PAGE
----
TOPEKA — Kansas teachers have an opportunity to make use of social media platforms to help students process the stress of returning to school while the nation struggles against coronavirus.
Dorothy Hines, assistant professor in the School of Education at the University of Kansas, said educators could tap into that anxiety by encouraging students to share photos or videos on Instagram or with short-form videos on TikTok that define what they’re experiencing.
“A lot of people are just stressed, you know,” Hines said on the Kansas Reflector podcast. “I will encourage educators as well to not just ask students what they’re going through but give them ways to demonstrate that and release that to share with other students.”
Hines holds a joint faculty appointment in the department of African and African-American studies and the department of curriculum and teaching.
She said children returning to school buildings that were suddenly locked down in March as COVID-19 took hold needed to know they were part of a family of teachers, administrators, counselors and others who valued their well-being.
“Oftentimes students can feel like, even within school, they’re there by themselves,” the professor said. “They don’t always have a teacher that they can go to, or that is there to encourage them. For teachers, administrators as well, to reach out to students to let them know they’re there. And thinking about it not just in the form of an email, it might be an old-fashioned telephone call.”
Hines said one of her central concerns was COVID-19 would make it more difficult for school districts to address ongoing inequities in student performance in the basics of reading, writing and math.
The experience in Kansas of converting instruction in March to mostly online classes put a brighter spotlight on the state’s wide technology gap among students.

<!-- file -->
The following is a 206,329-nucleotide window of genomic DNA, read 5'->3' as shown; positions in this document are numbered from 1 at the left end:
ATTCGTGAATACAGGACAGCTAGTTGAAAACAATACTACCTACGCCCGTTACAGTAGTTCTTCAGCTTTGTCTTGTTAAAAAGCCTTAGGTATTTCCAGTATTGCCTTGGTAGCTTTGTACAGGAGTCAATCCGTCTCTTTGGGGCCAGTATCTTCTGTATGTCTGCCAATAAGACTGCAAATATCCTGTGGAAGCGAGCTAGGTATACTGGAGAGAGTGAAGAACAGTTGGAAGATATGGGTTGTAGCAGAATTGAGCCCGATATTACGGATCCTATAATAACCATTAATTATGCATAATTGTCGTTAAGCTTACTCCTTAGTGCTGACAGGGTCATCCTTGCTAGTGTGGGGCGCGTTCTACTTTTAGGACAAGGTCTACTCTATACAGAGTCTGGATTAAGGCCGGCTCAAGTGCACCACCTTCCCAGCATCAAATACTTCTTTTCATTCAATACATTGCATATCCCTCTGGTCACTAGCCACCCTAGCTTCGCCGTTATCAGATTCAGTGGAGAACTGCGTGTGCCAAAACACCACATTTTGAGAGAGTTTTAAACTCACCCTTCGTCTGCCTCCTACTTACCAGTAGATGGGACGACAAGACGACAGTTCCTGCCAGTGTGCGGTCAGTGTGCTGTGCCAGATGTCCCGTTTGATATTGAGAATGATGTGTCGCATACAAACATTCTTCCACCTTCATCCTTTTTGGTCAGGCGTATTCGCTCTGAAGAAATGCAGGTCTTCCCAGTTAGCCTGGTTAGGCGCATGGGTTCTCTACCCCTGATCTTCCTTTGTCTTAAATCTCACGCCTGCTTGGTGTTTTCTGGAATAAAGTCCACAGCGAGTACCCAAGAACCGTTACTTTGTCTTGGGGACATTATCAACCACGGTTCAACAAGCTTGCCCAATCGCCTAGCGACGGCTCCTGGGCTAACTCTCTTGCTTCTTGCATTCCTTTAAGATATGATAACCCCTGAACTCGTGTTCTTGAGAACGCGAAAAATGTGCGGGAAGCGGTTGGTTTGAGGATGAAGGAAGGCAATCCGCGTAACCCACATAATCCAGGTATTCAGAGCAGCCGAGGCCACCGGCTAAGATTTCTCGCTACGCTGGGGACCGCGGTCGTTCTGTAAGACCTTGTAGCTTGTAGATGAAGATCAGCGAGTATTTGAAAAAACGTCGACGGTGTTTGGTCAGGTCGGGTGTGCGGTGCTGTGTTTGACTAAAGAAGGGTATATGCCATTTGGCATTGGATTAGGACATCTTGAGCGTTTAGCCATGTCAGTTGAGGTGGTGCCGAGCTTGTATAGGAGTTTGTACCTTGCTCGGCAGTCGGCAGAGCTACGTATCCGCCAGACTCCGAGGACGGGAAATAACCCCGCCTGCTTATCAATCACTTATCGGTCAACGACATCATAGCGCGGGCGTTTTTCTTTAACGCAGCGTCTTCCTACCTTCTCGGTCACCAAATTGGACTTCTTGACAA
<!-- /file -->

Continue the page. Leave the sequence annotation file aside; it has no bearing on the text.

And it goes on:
“Technology is always one of those kind of issues that varies from household to household,” Hines said. “So even if I live in the same neighborhood, my neighbor may have different access to even downloading videos. My teacher may require me to watch a video, but if my internet speed is always buffering it may take me two hours for something that was a 15-minute video. That comes into play in terms of how students learn, but also the loss of learning.”
Hines said potential health consequences of COVID-19 and the profound influence of the virus on the nation’s economy and unemployment were good reasons to give greater weight to social and emotional needs of children. This is relevant when considering disciplinary policy, she said.
“We have to be able to do that if we want students to feel like if I get upset because of something happening outside of school, the school isn’t going to punish me because I’m still a child,” she said. “I do think that in terms of discipline, it’s important that we’re not so much easy on students but that we’re more understanding and compassionate.”
Hines said many students had some sense of Black Lives Matter protests and the political outbursts erupting in cities across the country. There are appropriate ways to talk to young children about the issues — think of “Sesame Street” programs on difficult social issues — and strategies for addressing the topic among the older students, she said.
“The information that they have about what’s going on may differ. But I do think kids know and can feel that there is something going on in society,” she said.
In this educational climate, she said, the top of her wish list in terms of equity and equality in education would be to elevate salaries of teachers, counselors, nurses, administrators and others with a role in creating an effective school environment. It is essential students be with staff committed to the work, she said.
She also said districts must address teachers’ psychological, social and emotional needs and to provide professional development that makes teachers better capable of serving students. Investing in communities around schools is an underappreciated necessity, she said.
“Next, I would invest invest into the community that surrounds the school building, making sure that teachers and administrators are able to know where students live, be able to be a voice and a face in the community,” Hines said. “I can’t say that I care about a community that I teach, but I don’t even live there. I don’t even know what the day-to-day things are.”